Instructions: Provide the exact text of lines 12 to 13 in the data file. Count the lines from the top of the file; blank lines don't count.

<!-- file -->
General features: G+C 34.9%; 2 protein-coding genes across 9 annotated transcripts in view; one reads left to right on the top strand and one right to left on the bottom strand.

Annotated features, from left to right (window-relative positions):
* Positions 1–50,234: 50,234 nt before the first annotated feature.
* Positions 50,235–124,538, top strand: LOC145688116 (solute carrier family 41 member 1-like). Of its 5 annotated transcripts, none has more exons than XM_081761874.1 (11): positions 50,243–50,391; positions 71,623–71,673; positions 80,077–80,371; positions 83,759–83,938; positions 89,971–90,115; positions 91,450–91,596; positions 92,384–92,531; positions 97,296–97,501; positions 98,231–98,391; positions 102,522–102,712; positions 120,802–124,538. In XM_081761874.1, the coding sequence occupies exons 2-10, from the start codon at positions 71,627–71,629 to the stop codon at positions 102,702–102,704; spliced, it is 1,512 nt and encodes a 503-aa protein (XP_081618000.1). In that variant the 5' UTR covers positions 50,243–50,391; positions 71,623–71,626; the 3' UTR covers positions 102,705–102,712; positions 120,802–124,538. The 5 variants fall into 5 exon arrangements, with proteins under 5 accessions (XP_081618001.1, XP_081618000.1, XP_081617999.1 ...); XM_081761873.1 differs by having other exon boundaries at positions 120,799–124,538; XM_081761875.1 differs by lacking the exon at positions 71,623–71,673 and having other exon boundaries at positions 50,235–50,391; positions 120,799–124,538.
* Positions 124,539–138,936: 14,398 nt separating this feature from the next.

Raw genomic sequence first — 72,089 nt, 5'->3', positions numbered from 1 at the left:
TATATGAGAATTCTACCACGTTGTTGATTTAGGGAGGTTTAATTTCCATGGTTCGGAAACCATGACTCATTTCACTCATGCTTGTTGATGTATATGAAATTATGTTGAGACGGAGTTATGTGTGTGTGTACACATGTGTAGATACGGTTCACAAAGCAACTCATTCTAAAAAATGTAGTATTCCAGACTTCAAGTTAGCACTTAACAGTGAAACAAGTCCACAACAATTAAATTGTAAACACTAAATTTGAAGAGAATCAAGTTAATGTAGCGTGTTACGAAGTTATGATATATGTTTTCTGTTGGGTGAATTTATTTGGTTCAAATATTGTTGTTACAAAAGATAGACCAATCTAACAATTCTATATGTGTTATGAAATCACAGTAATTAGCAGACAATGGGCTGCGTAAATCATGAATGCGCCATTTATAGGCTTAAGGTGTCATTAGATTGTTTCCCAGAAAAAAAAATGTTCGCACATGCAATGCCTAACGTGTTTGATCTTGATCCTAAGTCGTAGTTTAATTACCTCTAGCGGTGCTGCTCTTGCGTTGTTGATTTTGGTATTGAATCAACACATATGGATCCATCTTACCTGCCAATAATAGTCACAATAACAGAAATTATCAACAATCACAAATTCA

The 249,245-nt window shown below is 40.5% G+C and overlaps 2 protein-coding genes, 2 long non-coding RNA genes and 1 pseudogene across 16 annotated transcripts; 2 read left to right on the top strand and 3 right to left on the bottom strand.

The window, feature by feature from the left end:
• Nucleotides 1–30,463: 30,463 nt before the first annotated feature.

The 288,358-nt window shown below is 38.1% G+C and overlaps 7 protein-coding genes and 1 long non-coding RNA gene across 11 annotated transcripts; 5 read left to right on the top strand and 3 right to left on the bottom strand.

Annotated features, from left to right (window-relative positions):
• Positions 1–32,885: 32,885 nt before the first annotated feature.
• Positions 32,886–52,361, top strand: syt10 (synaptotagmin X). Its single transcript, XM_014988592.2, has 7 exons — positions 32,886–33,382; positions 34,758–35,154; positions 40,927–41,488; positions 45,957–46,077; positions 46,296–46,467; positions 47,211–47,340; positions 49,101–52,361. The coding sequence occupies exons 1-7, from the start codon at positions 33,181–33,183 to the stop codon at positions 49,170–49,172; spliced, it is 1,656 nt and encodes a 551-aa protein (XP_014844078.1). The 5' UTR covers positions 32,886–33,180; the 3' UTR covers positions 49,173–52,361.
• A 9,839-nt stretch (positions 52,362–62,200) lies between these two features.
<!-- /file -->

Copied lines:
Annotated features, from left to right (window-relative positions):
• Positions 1–32,885: 32,885 nt before the first annotated feature.